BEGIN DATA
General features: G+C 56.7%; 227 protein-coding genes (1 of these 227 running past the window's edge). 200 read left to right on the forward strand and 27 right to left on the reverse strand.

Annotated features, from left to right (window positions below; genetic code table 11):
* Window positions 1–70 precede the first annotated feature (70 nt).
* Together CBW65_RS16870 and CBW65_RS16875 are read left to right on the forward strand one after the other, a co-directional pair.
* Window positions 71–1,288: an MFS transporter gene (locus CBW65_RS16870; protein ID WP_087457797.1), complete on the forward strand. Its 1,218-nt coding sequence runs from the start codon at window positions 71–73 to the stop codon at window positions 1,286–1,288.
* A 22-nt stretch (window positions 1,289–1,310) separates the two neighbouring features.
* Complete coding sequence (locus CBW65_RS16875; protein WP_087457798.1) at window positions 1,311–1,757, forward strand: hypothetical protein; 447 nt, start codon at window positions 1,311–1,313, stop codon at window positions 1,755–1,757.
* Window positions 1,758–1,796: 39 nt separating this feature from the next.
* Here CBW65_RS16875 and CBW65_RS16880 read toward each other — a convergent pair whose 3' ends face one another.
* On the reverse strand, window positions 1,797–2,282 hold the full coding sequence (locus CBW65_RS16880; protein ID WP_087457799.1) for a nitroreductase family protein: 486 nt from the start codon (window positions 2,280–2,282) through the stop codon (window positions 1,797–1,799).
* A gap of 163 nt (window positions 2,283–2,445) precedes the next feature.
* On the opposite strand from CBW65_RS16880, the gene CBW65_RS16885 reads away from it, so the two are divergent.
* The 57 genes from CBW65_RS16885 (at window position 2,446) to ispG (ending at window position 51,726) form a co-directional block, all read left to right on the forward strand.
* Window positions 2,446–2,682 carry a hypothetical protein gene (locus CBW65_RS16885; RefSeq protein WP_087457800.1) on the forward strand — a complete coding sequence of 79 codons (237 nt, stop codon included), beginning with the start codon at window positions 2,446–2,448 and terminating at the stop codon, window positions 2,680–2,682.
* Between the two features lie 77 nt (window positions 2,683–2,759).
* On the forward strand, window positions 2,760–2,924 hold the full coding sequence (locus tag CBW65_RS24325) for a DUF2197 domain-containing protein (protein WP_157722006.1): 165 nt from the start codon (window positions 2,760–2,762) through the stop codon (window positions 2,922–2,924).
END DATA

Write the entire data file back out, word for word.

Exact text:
General features: G+C 56.7%; 227 protein-coding genes (1 of these 227 running past the window's edge). 200 read left to right on the forward strand and 27 right to left on the reverse strand.

Annotated features, from left to right (window positions below; genetic code table 11):
* Window positions 1–70 precede the first annotated feature (70 nt).
* Together CBW65_RS16870 and CBW65_RS16875 are read left to right on the forward strand one after the other, a co-directional pair.
* Window positions 71–1,288: an MFS transporter gene (locus CBW65_RS16870; protein ID WP_087457797.1), complete on the forward strand. Its 1,218-nt coding sequence runs from the start codon at window positions 71–73 to the stop codon at window positions 1,286–1,288.
* A 22-nt stretch (window positions 1,289–1,310) separates the two neighbouring features.
* Complete coding sequence (locus CBW65_RS16875; protein WP_087457798.1) at window positions 1,311–1,757, forward strand: hypothetical protein; 447 nt, start codon at window positions 1,311–1,313, stop codon at window positions 1,755–1,757.
* Window positions 1,758–1,796: 39 nt separating this feature from the next.
* Here CBW65_RS16875 and CBW65_RS16880 read toward each other — a convergent pair whose 3' ends face one another.
* On the reverse strand, window positions 1,797–2,282 hold the full coding sequence (locus CBW65_RS16880; protein ID WP_087457799.1) for a nitroreductase family protein: 486 nt from the start codon (window positions 2,280–2,282) through the stop codon (window positions 1,797–1,799).
* A gap of 163 nt (window positions 2,283–2,445) precedes the next feature.
* On the opposite strand from CBW65_RS16880, the gene CBW65_RS16885 reads away from it, so the two are divergent.
* The 57 genes from CBW65_RS16885 (at window position 2,446) to ispG (ending at window position 51,726) form a co-directional block, all read left to right on the forward strand.
* Window positions 2,446–2,682 carry a hypothetical protein gene (locus CBW65_RS16885; RefSeq protein WP_087457800.1) on the forward strand — a complete coding sequence of 79 codons (237 nt, stop codon included), beginning with the start codon at window positions 2,446–2,448 and terminating at the stop codon, window positions 2,680–2,682.
* Between the two features lie 77 nt (window positions 2,683–2,759).
* On the forward strand, window positions 2,760–2,924 hold the full coding sequence (locus tag CBW65_RS24325) for a DUF2197 domain-containing protein (protein WP_157722006.1): 165 nt from the start codon (window positions 2,760–2,762) through the stop codon (window positions 2,922–2,924).